Knowledge — the material kind — makes me restless. Knowledge about some technical, business or arts topic, particularly when it is fresh in my mind is a great deal difficult to handle. It makes me charged with enthusiasm about doing something creative with such knowledge.
There also is the knowledge about certain things about some individual(s), especially when that individual may not know that someone else is aware of few things about him and are not hidden to his private thoughts alone. Acquiring this kind of knowledge is really an invitation to pain when you are somehow connected to such an individual. Primary reason for such pain is subjectivity, that is, our most carefully considered conclusions might seem misguided had we experienced a different past and conditioning. This follows from relativism in systems of value. This relativism even leads to doubt the basis of pragmatic arguments such as about what is good or what is bad since this presupposes a notion of good and bad. A beautiful example is in the fourth section of "The Great Happiness" (至樂 zhìlè, chapter 18), Master Chuang Tzu expresses pity to a skull he sees lying at the side of the road. Chuang Tzu laments that the skull is now dead, but the skull retorts, "How do you know it’s bad to be dead?"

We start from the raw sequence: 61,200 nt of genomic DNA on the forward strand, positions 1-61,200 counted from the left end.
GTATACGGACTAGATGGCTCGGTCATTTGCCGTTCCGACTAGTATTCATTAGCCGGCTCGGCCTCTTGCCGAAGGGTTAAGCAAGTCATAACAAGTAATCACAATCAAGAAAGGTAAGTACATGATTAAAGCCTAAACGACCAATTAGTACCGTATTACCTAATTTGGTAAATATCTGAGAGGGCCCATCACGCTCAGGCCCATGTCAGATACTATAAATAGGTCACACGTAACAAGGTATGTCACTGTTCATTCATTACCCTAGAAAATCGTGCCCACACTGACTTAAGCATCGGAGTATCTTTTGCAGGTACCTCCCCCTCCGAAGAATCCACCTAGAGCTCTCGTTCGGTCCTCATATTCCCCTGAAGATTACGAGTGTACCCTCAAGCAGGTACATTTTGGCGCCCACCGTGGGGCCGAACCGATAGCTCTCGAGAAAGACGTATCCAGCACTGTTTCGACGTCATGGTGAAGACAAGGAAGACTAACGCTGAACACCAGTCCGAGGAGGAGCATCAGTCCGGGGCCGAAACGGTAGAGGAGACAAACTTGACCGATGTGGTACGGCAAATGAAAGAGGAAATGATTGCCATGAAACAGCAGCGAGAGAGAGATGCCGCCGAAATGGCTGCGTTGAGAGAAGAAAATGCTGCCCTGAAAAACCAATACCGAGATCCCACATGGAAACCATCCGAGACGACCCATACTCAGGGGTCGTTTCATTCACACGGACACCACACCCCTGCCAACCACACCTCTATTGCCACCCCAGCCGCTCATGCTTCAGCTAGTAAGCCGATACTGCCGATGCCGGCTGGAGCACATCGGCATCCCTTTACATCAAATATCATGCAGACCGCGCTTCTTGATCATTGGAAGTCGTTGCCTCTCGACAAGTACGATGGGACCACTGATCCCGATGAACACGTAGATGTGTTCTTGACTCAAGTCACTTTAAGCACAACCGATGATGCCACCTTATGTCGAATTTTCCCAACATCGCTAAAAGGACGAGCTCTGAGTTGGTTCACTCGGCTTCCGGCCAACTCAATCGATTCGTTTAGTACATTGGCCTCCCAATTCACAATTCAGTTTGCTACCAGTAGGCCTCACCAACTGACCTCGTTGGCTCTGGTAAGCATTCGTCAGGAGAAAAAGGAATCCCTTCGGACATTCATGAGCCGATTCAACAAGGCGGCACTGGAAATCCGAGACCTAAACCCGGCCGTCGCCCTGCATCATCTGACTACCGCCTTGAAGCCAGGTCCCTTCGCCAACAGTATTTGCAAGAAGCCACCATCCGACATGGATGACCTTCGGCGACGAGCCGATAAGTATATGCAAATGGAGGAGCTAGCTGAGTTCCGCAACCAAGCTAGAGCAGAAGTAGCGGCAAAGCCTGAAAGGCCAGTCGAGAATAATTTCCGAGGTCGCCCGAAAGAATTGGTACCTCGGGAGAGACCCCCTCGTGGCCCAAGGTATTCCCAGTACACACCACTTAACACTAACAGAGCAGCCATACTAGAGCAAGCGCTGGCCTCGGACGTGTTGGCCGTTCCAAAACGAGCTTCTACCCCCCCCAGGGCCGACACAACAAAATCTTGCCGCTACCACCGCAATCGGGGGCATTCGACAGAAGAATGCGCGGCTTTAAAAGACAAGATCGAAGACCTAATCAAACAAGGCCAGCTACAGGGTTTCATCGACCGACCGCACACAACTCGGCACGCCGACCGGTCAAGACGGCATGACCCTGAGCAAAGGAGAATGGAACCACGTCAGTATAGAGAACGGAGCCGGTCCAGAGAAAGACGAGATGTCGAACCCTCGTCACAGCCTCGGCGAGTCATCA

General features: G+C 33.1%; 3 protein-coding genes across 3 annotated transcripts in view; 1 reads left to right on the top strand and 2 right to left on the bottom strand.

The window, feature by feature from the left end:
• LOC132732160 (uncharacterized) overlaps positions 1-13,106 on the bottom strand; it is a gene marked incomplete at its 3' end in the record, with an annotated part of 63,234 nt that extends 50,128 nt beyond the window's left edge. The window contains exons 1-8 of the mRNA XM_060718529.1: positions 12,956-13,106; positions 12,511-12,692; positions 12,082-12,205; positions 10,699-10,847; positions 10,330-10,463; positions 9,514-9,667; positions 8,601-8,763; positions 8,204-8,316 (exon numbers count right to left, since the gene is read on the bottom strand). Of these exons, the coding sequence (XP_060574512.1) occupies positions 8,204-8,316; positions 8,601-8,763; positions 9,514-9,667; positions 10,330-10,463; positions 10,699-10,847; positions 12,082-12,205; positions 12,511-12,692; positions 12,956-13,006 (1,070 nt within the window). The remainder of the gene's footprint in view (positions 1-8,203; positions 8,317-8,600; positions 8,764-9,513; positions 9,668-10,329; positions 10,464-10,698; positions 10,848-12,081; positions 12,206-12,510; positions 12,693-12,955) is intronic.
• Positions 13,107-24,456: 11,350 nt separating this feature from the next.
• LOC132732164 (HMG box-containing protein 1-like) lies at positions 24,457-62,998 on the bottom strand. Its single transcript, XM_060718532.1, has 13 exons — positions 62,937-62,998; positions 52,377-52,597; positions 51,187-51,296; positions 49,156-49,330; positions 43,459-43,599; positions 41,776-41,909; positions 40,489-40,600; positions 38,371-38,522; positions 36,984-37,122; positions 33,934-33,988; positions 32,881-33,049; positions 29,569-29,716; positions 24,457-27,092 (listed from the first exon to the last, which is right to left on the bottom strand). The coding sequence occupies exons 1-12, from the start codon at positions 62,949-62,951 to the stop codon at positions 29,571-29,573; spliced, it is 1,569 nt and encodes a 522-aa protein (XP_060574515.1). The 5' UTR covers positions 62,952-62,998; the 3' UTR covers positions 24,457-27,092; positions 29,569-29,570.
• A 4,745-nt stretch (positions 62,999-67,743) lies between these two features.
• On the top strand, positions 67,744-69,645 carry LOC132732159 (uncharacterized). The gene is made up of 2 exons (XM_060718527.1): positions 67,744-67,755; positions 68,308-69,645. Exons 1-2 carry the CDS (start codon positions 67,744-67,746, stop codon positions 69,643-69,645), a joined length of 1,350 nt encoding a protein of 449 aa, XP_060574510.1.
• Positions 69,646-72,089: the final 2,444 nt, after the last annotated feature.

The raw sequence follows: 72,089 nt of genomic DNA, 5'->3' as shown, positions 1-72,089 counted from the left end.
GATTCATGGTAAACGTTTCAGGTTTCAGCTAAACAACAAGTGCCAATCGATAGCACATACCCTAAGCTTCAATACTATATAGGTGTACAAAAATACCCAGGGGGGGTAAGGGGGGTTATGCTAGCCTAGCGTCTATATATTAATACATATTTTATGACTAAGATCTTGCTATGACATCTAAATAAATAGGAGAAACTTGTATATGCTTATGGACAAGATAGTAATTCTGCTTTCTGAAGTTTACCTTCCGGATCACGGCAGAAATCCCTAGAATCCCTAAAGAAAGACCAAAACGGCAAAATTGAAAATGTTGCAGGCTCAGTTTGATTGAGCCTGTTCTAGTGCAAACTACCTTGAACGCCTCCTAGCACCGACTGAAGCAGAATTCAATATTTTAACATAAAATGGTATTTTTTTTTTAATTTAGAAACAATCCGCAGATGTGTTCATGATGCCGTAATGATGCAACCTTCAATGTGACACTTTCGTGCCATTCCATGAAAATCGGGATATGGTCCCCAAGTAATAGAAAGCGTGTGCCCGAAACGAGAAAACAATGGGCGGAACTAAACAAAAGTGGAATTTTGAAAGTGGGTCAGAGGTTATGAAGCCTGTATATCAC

However, this subjectivism is balanced by a kind of sensitive holism in the famous section called "The Happiness of Fish" (魚之樂, yúzhīlè):
Chuang Tzu and Hui Tzu were strolling along the dam of the Hao River when Chuang Tzu said, "See how the minnows come out and dart around where they please! That’s what fish really enjoy!"
Hui Tzu said, "You’re not a fish – how do you know what fish enjoy?"
Chuang Tzu said, "You’re not I, so how do you know I don’t know what fish enjoy?"
Hui Tzu said, "I’m not you, so I certainly don’t know what you know. On the other hand, you’re certainly not a fish ‑ so that still proves you don’t know what fish enjoy!"
Chuang Tzu said, "Let’s go back to your original question, please. You asked me how I know what fish enjoy ‑ so you already knew I knew it when you asked the question. I know it by standing here beside the Hao."
– Zhuangzi, 17, tr. Watson 1968:188-9
The bottom line is that we do not know for real about a whole lot of things around us and inside us, though we (our mind) may claim or even perceive otherwise. Basically we I don’t know, I just think that I know!